19th, 2000. We’re in Chichicastenango, Guatemala. The last
three weeks were well spent in Mexico, although they have
not been without incidents. Shortly before leaving San Diego,
a miserable pedestrian chose to ignore both traffic laws and
common sense and jumped into the street right in front of
an oncoming motorcycle.
Full braking wasn’t good enough, so down I went. No harm done
however, only the panniers were bent and easily repaired.
We crossed into Mexico at Tijuana and had quite a pleasant
time riding down Baja California, when, shortly before Loreto,
Ellen’s rear tube blew. She took it quite elegantly, laying
the bike down in style, and coming away with a couple of scratches
and some bent metal as far as the bike was concerned. Getting
spare parts in Mexico proved to be a serious hassle, forcing
us to stay in Loreto for a week . Thanks again to Bill Olson
of American Honda for taking half the day off to get parts
to the airport to be flown to Loreto!
The really good part in this episode was the people we got
to know and appreciate during that week. The first evening
while we were celebrating Ellen’s first (and last, following
general consensus) crash, we met Brant, an American who had
been living and working in Mexico for several years. Besides
helping us wherever he could, he and his crew made the stay
in Loreto an experience that made us add the town to the list
of places we would like to return to. Fishing, scuba diving,
snorkeling with sea lions, fresh ceviche, and a great dinner
with Chino’ s family were some of the highlights. Check them
out under www.bajaoutdoors.com.
You name it, they can arrange it. Muchas Gracias.
also met a couple of other long distance riders, a german
couple, Kerstin and Tilo, that were exploring the Americas
for one year abord an XT600 and a BMW R80.
After leaving them, we took the ferry from La Paz to Mazatlan,
rode east to Guadalajara, then back to the coast, joining
the Mexico 200 (coastline road) which we followed for 2000
km to the Guatemalan border. It was hot. Hot and wet. Nice
curvy stretches alternated with tedious straight roads, alternating
with villages infested with topes (meaning speed bumps from
hell). Whoever invented those things must have been a pedestrian,
although there’s no point doubting their efficiency.
Not only were there the “official” speed bumps, but there
was also one that some kids build on a sandy road (2 miles
long , leading to a hotel) in order to beg candy or money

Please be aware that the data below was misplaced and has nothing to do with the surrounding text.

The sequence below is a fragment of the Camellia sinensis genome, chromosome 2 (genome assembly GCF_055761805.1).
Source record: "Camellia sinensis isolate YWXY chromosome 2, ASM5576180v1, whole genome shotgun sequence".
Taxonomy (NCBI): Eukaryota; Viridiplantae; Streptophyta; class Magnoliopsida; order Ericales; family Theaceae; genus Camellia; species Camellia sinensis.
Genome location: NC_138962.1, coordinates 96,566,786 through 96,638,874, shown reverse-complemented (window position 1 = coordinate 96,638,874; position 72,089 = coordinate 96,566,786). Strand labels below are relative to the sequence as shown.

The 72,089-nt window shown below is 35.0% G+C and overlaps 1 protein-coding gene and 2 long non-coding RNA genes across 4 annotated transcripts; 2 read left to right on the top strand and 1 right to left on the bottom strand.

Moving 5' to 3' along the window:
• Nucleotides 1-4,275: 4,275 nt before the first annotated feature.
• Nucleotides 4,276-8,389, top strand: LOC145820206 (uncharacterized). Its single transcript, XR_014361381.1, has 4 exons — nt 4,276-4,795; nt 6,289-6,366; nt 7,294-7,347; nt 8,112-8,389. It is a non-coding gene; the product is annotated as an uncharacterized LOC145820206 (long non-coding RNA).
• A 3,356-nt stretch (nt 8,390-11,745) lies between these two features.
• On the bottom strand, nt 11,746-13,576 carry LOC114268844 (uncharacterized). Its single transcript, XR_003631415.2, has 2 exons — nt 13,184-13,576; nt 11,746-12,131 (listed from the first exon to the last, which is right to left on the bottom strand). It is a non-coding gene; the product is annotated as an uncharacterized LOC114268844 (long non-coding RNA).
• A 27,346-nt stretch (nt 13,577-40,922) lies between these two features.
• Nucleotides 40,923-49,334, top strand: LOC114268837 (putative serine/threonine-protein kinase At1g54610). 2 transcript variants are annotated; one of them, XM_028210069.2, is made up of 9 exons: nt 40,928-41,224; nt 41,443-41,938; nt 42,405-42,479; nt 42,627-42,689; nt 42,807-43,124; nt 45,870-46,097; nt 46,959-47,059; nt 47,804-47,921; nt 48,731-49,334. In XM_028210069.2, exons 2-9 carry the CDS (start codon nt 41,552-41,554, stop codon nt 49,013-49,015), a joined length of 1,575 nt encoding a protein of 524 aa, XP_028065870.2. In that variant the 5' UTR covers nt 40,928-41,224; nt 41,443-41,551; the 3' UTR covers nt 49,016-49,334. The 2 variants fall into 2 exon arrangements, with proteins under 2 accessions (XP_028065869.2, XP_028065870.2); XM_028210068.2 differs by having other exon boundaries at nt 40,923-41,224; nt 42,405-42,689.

from car drivers forced to slow down. Obviously, they were
not prepared for motorcycles. The road was deep sand, I just
barely made it through the mound they built, but Ellen went
down. Upon noticing that, I tried to stop, went down as well,
and got up again in a truly miserable mood. The hotel proved
worth it, and the kids had seen and heard enough to stay clear
on our return, and removed the speed bump.
This was my second ride through Mexico, and a couple of things
struck me that I hadn’t noticed the first time. One thing
was the amount of litter and dead animals alongside the roads.
The other, two suicidal birds, one hitting me straight in
the visor, the other going for the headlights. Again, no harm
done, at least as far as I was concerned.
cute and cuddly things encountered alongside the road included,
in descending order of cumbersome mass, horses, cattle, donkeys,
pigs, dogs, iguanas, lizards and tarantulas, none of which
was in the least bit concerned about oncoming traffic.
Along the way, we stopped mostly in little roadside taco stands
for lunch and in small towns overnight. Those places had a
ready supply of pleasant surprises, one of which was an invitation
to a funeral celebration (or at least that’s what we understood
it to be) in Cuajinicuilapa Guerrero. We still haven’t figured
out how to pronounce that.
The only tourist place we visited was Acapulco, which was
pleasant, if only because of the fact that a certain number
of services, such as Internet access, were available.
Once again, Mexico was an experience, a country filled with
friendly people that know how to cook great food (the wine’s
good too) and fabulous scenery. We rode a total of 4500 kilometers
in three weeks, bringing us to a total of 15.000 km in ten
weeks so far.
Central America is beckoning.
See you there.